NEW DELHI: Pakistan’s bid to purchase eight F-16 fighter jets from the United States seems to have failed following a row over finance, a report in the Dawn newspaper said.
In the report published on Saturday, the paper said that the Pakistan government was required to provide the letter of acceptance for purchase of the jets by May 24, but a diplomatic source revealed that the document was not issued, which led to the expiry of the offer. “Pakistan decided not to fully fund the case with national funds, so the terms of sale have now expired,” the paper quoted a source as saying.
Initially, the $699 million deal for eight F-16C/D Block-52 multi-role fighters (two C and six D models), was to be partially financed through the US Foreign Military Financing (FMF) program but Congress disallowed subsidizing the sale over concerns that Pakistan had not done enough to end the Haqqani network’s sanctuaries on its soil as well as fears about Islamabad’s nuclear program, particularly tactical weapons and the intermediate range Shaheen III missile.
Pakistan, which expected to get the fighters at the subsidized rate of $270 million, was subsequently asked by the US administration to make the full payment for the eight jets from its national resources. This was not acceptable to Pakistani authorities, who remained adamant that the offer must come without any preconditions.
The aircraft were required by Pakistan Air Force (PAF) for counter-insurgency and counter-terrorism operations. The additional jets would have enhanced the PAF’s capacity to sustain counter-terrorism operations by increasing availability and providing training opportunities for pilots transitioning to the Block-52 version, the report said, adding that the aircraft would have come with “all-weather, non-daylight environments and self-defense/area suppression capability”.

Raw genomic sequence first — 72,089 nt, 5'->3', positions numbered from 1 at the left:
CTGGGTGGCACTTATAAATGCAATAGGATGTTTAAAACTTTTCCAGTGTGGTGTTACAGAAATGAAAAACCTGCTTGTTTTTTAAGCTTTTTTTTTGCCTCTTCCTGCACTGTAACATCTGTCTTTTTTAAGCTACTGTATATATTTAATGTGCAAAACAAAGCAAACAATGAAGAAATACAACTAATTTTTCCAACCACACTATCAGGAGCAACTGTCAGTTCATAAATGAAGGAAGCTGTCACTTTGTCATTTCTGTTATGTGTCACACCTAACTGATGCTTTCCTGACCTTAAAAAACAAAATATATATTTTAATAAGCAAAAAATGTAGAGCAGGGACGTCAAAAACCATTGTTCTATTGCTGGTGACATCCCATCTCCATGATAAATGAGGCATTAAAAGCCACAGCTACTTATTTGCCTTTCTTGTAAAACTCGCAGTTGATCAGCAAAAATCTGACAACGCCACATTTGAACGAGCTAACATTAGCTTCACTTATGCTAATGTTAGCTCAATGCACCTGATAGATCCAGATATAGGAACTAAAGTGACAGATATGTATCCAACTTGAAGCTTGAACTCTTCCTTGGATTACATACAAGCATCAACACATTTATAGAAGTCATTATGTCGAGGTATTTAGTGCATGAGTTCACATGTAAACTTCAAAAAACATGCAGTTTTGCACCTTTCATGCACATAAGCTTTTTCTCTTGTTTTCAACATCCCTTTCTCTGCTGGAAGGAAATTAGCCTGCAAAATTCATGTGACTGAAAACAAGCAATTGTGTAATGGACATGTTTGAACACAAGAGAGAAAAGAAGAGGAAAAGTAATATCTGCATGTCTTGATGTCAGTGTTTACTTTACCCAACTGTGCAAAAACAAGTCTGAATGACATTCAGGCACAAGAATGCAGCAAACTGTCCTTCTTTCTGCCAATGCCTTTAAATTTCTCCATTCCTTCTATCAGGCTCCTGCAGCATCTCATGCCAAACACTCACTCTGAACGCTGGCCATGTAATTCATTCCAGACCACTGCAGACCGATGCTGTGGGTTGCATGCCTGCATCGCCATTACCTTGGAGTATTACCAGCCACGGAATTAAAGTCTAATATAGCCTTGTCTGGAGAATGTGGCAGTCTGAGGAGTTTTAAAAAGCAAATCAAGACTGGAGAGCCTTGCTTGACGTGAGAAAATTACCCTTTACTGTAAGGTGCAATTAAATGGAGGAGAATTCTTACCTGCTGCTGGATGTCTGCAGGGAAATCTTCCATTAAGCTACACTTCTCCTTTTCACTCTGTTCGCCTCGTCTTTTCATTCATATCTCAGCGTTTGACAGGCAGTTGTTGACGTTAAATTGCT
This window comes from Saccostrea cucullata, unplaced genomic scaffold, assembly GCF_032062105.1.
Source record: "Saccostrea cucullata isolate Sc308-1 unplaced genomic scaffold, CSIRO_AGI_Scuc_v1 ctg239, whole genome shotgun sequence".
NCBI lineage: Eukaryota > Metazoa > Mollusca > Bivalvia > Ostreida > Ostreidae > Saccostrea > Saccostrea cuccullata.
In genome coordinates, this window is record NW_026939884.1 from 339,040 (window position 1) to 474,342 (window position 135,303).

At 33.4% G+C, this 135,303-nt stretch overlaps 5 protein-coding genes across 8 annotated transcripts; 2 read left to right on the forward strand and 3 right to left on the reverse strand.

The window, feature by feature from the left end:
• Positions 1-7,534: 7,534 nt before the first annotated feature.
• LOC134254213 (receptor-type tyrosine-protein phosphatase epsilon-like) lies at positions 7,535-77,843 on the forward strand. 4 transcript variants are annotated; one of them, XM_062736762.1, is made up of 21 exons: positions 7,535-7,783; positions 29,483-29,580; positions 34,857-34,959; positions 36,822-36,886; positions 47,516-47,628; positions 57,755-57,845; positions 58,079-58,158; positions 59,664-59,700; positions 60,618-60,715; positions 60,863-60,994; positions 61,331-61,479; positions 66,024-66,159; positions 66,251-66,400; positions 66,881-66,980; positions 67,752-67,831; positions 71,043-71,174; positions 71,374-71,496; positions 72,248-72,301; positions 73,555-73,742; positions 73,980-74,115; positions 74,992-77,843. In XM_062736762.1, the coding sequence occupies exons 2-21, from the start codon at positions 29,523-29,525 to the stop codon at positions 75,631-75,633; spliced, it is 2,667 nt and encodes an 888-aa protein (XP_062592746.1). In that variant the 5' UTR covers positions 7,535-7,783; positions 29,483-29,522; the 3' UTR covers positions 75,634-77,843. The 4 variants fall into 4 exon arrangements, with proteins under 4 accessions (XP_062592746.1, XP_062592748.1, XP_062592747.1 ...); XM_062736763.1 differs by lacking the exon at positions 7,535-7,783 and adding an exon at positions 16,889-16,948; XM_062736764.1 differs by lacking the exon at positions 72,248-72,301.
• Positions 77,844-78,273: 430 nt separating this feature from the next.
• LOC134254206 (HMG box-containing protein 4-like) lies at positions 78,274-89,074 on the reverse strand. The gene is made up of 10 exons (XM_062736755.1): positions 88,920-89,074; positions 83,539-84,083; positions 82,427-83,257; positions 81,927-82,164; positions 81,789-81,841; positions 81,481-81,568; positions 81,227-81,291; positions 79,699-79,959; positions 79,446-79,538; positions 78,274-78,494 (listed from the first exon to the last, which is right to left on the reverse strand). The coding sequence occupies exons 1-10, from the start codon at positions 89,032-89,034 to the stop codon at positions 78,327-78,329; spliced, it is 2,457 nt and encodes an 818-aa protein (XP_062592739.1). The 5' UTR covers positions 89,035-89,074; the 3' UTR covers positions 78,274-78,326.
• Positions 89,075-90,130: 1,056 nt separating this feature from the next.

It was unclear why Pakistan missed the opportunity despite pressing requirement for the jets, although it had originally desired to acquire 18 F-16s, the paper said.
The report also speculated that some quarters believe providing the letter of acceptance would have kept the window open for re-negotiating the financing arrangement at a later stage. Pakistan’s ambassador to the US Jalil Abbas Jilani, talking to Dawn via phone from Washington, said “a dead-end has not been reached as yet”.
Pakistan’s adviser on foreign affairs Sartaj Aziz said last month that Pakistan could look to buy the aircraft from some other country if the deal did not go ahead. Analysts believe Islamabad could consider Russian or Chinese fighters to meet its defense requirements.
Meanwhile, negotiations are also continuing with TUSAS Turkish Aerospace Industries (TAI) for the upgrade of 74 F-16 fighters currently serving in the PAF fleet. A Turkish team is due in Islamabad in July to continue discussions on the project. US consent would be required for the deal to materialize.
TAI had, under a 2009 agreement, previously upgraded 41 PAF aircraft to Block-52 standard. The last of the upgraded fighters were handed over to PAF in September 2014. US had provided the needed parts, materials and technical data to TUSAS to upgrade the PAF jets.